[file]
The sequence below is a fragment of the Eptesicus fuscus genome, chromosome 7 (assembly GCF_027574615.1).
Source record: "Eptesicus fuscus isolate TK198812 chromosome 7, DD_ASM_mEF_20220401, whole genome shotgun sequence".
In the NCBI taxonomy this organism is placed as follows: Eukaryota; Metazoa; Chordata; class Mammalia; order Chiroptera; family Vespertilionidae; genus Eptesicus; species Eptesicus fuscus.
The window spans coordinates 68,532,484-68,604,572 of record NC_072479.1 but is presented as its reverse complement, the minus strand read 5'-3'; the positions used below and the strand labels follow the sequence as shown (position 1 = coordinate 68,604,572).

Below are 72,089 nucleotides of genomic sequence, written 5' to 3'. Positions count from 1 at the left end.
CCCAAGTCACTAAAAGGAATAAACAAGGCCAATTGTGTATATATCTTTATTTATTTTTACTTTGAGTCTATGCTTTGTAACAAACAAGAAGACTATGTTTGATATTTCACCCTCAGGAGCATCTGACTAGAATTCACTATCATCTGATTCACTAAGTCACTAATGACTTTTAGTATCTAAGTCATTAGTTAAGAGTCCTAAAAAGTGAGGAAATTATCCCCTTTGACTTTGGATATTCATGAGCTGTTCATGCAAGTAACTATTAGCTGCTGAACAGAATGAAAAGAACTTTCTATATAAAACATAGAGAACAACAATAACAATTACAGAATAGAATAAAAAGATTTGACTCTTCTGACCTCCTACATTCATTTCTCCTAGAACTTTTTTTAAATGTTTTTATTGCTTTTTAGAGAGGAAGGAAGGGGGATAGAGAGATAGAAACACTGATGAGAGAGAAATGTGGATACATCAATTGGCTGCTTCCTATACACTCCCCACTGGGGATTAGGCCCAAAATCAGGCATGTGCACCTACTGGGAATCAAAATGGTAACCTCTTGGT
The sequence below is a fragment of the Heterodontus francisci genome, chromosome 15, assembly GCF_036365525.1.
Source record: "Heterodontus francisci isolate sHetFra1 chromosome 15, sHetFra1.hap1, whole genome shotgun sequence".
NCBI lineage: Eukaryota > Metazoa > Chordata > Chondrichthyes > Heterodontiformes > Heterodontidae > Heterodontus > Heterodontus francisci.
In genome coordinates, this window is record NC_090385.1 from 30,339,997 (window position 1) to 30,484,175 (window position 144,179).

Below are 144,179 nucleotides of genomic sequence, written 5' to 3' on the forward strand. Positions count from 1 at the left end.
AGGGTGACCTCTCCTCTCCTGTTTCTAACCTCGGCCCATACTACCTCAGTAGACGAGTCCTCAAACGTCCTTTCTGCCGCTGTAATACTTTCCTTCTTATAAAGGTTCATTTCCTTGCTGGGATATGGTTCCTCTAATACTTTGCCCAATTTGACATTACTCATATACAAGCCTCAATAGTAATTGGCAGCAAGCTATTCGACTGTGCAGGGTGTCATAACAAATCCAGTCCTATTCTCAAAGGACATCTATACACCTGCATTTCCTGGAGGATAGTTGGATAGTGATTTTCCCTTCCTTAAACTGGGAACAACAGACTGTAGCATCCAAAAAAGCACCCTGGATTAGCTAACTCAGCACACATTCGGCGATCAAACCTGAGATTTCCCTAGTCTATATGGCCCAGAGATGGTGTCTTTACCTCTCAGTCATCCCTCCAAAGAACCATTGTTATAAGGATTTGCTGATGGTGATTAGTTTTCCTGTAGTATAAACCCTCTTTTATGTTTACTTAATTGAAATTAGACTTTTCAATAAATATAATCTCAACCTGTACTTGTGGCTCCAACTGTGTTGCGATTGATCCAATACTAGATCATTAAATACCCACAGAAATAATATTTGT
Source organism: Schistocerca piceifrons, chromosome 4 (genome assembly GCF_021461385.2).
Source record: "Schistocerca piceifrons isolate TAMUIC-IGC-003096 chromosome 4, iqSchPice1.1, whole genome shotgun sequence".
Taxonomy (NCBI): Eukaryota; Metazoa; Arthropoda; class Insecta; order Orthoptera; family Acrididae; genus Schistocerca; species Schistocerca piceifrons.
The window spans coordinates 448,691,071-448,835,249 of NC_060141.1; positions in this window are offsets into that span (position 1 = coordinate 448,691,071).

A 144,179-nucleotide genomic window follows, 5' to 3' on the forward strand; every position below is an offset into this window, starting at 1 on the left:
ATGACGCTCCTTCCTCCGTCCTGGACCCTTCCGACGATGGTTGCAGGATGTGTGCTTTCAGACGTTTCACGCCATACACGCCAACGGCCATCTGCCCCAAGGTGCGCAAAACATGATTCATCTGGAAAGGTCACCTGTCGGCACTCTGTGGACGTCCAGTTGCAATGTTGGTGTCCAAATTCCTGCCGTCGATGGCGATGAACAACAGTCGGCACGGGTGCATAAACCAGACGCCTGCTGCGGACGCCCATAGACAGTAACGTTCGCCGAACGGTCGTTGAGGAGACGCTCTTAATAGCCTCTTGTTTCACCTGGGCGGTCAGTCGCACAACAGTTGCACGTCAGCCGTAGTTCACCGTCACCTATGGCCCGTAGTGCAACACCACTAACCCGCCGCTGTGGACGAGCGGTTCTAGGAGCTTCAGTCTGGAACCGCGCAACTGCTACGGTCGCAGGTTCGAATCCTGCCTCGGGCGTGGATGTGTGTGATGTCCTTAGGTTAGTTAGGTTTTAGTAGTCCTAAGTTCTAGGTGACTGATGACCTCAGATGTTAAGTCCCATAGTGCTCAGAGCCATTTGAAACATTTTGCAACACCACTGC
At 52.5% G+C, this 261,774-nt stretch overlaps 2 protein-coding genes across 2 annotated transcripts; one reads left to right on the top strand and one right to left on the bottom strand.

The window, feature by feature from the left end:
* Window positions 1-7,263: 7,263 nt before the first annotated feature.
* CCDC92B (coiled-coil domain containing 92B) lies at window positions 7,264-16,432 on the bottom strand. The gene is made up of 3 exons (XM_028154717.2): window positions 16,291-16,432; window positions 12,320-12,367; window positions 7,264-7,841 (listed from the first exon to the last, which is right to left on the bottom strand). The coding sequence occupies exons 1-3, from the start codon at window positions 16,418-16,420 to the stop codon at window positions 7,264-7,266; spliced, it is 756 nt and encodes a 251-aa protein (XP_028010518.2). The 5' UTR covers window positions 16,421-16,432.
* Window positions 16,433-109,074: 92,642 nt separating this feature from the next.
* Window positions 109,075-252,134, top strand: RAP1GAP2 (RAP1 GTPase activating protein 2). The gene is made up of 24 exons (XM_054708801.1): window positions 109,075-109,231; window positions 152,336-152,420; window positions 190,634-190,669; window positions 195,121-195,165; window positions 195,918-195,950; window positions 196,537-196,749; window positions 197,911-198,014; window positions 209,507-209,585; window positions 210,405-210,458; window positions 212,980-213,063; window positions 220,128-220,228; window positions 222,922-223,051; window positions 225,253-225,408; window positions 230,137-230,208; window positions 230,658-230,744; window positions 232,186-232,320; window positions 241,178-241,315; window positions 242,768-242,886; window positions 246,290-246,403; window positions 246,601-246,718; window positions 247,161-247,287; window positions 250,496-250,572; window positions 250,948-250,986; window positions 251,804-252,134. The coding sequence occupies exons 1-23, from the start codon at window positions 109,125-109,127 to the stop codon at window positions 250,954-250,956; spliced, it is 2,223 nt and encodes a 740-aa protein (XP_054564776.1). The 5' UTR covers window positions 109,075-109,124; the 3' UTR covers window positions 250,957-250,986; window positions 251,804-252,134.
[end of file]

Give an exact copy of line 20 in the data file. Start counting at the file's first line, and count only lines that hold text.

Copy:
The window, feature by feature from the left end: